Focusing on how anger manifests itself internally and externally can help a person realize their warning signs. Being aware of how your body responds to situations that make you angry will help remind you of the tools that can be utilized. When working with a counselor, natural support, and system support, one can learn these early signs and be able to help with slowing angry responses before it becomes explosive.

Being able to recognize the early warning signs of when a person is reaching their limit is the first step. After recognition comes what to do afterward. There are a variety of tools and ways to calm yourself down. These should be explored with your mental health professional to find what fits best in the multitude of situations a person faces on a daily basis.

Below are some of the ways anger can show up:

Internal signs

  • Increased heart rate
  • Sweating
  • Fist clenching
  • Jaw clenching
  • Headaches
  • Muscles tightening
  • Nausea
  • Shaking
  • Feeling hot or redness in the face

External signs

  • Yelling
  • Arguing
  • Sarcasm
  • Physical Aggression
  • Crying
  • Pacing
  • Raising your voice

Counseling for Anger Management

Counseling is a great way to express your feelings in a controlled, safe environment with a trained professional who is unbiased and eager to provide you with the tools you need to move forward. The desire for a healthier life will hopefully improve one’s life and help someone avoid events that cause shame, guilt, or more anger.

Gaining help in moments where we feel out of control is appropriate. Your mental health professional can work with you on tools and finding those around you who can help you in healthy ways in your time of need.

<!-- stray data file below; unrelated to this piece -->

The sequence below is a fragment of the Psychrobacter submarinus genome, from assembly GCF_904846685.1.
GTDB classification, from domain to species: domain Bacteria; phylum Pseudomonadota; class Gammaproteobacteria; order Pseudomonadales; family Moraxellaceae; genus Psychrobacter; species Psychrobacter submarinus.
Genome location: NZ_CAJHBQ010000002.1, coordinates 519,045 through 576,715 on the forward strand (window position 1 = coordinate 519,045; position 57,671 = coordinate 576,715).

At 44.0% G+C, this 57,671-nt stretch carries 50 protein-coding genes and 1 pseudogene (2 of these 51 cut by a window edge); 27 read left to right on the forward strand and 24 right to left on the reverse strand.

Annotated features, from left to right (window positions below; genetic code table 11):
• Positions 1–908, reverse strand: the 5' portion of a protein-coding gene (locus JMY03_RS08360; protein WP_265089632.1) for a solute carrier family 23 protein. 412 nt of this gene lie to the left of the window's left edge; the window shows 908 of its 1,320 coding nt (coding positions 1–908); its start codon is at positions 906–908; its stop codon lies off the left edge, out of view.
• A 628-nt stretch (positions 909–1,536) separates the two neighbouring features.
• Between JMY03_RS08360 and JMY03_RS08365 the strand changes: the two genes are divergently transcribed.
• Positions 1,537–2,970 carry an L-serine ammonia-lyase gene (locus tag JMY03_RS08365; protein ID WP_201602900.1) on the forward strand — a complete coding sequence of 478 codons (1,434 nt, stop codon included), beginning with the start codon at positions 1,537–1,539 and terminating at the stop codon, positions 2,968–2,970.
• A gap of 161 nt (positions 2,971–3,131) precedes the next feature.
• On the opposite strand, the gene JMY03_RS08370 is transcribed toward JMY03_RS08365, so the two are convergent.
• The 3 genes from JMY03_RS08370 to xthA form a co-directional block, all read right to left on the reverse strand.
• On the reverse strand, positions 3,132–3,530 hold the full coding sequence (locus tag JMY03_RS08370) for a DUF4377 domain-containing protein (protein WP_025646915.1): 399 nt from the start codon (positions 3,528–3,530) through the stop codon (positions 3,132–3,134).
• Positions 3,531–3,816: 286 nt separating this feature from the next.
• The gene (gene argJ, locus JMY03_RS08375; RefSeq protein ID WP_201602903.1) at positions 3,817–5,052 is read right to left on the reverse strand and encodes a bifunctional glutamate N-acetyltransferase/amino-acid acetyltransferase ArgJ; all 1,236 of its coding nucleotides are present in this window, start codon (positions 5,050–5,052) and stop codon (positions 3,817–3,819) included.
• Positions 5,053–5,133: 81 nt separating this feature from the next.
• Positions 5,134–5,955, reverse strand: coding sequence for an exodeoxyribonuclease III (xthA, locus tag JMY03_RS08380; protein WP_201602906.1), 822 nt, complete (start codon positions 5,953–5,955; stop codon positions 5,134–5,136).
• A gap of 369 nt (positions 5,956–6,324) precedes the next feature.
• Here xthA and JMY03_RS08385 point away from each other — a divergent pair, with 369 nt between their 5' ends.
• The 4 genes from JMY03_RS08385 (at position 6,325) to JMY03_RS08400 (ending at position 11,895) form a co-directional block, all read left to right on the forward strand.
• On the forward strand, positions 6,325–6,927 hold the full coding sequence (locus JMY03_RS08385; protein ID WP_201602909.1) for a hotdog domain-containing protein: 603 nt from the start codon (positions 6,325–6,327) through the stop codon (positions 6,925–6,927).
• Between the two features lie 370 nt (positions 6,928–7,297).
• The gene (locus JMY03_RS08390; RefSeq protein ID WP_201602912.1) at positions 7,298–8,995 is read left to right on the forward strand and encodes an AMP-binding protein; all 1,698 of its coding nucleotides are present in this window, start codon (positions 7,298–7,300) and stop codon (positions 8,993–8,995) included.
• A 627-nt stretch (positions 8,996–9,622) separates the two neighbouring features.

It’s okay to admit that you need outside assistance, and Christian counselors are there to provide you with the Biblical resources you need to thrive. The counselors at Seattle Christian Counseling are ready and equipped to give you further tips on anger management from a biblical perspective. If you would like to pursue the avenue of counseling, feel free to connect with me or one of the other counselors in the online directory.

“Argument”, Courtesy of Vera Arsic,, CC0 License; “Annoyed”, Courtesy of RODNAE Productions,, CC0 License; “Frustrated”, Courtesy of Nicola Barts,, CC0 License; “Breaking Bricks”, Courtesy of Alexa Popovich,, CC0 License


Articles are intended for informational purposes only and do not constitute medical advice; the Content is not intended to be a substitute for professional medical advice, diagnosis, or treatment. All opinions expressed by authors and quoted sources are their own and do not necessarily reflect the opinions of the editors, publishers or editorial boards of Everett Christian Counseling. This website does not recommend or endorse any specific tests, physicians, products, procedures, opinions, or other information that may be mentioned on the Site. Reliance on any information provided by this website is solely at your own risk.